Resource Economics Seniors Andrew Mack and Brendan Moore to Enter Peace Corps
By Emilie Ferreira, SBS Associate Director of External Affairs for Communication & Events
Two outstanding seniors, both resource economics majors, have plans to enter the Peace Corps starting this summer.
Andrew Mack and Brendan Moore, two students with similar career aspirations, will be tasked with two very different areas of work over the next two years. Mack, who is majoring in both resource economics and nutrition, will be traveling to Belize to become a Health Resource Advisor, working with administrative health and schools to educate them about non-communicable diseases. Moore, on the other hand, will be going to Africa to teach secondary math…in French!
Seated next to each other in class one day, one turned to the other to ask what his plan were after graduation. When the possibility of the Peace Corps was brought up, both students were excited to find out more. They spent months researching, applying, interviewing, and were ecstatic to ultimately receive the news of acceptance.
Mack will be first to embark on his Peace Corps journey, heading to Belize on June 21st. He’ll spend the summer training for his position, and his assignment will begin in September. “There will be about 20 other volunteers on assignment,” he explains. “Once our individual strengths and traits are made apparent, we will each be placed in a different part of the country. I don’t know who my host family will be, yet, but I’m looking forward to the adventure! My two degrees in Resource Economics and Nutrition have prepared me for this role as a health resource advisor. All I know is there is work that needs to get done, and while it may be hard at times, I’m excited to give it my all.”
Moore, who will be leaving the States on July 1st, is excited to be able to travel again and make a difference. “I studied abroad in South Africa for six months and I loved the work I did while I was there,” he says. “While I was abroad, I learned of an organization that immerses students within a township, tutoring kids after school. I've been a teaching assistant before, but this opportunity was on a whole new level. It was the catalyst for applying to the Peace Corps. I always knew I wanted to go abroad again and do meaningful work.”
Moore says that the most appealing part of this next chapter in his life is the challenge it poses for him. And he’s ready to face it head on. “Even though I’ll be teaching math, I’ll be doing it all in French. And I’m not even fluent in French! I’m taking a class now and will be doing some Rosetta Stone work to prepare.” Moore also jokes, “I guess the first thing I should learn are the numbers, right?”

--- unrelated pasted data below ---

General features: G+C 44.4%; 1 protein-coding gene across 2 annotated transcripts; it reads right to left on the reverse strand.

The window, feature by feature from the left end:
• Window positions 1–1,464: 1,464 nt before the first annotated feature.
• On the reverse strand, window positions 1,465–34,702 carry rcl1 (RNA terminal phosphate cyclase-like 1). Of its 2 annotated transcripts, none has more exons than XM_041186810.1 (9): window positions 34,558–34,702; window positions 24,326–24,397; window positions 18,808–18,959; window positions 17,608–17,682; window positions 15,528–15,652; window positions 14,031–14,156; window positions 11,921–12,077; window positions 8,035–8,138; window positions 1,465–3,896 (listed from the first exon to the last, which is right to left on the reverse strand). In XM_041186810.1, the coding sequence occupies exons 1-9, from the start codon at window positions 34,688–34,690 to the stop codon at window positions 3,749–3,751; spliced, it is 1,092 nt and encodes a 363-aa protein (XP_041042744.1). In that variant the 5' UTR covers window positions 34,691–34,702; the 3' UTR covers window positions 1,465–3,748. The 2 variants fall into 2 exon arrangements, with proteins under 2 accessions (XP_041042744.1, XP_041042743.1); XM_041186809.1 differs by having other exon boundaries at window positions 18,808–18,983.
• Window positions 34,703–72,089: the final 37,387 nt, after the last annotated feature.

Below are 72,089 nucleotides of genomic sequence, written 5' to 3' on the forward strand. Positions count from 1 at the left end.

Both students are interested in doing international development work after completing their Peace Corps assignments, but they’re taking things one day at a time. They both attest to the fact that this experience will undoubtedly change their ways of thinking, so they’re not making concrete plans for their future beyond the Corps just yet.
Reflecting on his years at UMass, Mack speaks about his coursework in SBS and how influential his professors have been. One especially impactful class was Leonce Ndikumana’s African Development course, to which Mack credits his interest in international development. “All of my professors have encouraged me to pursue a career in international development, but Professor Ndikumana’s course certainly strengthened that desire,” says Mack. “Other professors, like Julie Caswell, have also been really helpful in my time here.”
Moore echoes that sentiment. “Being a Resource Economics major has granted me the opportunity to really get to know my professors because the department is so tight-knit. Knowing my professors has furthered my educational opportunities tremendously, and I’m sure I would not have received admission to the Peace Corps had I not made such great relationships with the faculty in my department.”
Both students agree that their studies in Resource Economics, and SBS in general, have inspired them to think outside the box. They’ve been involved in things they never imagined they’d have the opportunity to be involved with when they started as freshmen. The diversity of classes they’ve taken has opened their eyes to a whole new range of possible career opportunities. They leave SBS with an open mind, ready to immerse themselves in new cultures, and excited to take on the challenge of making the world a better place.
If you’re interested in joining the Peace Corps, visit their website to see possible volunteer openings.
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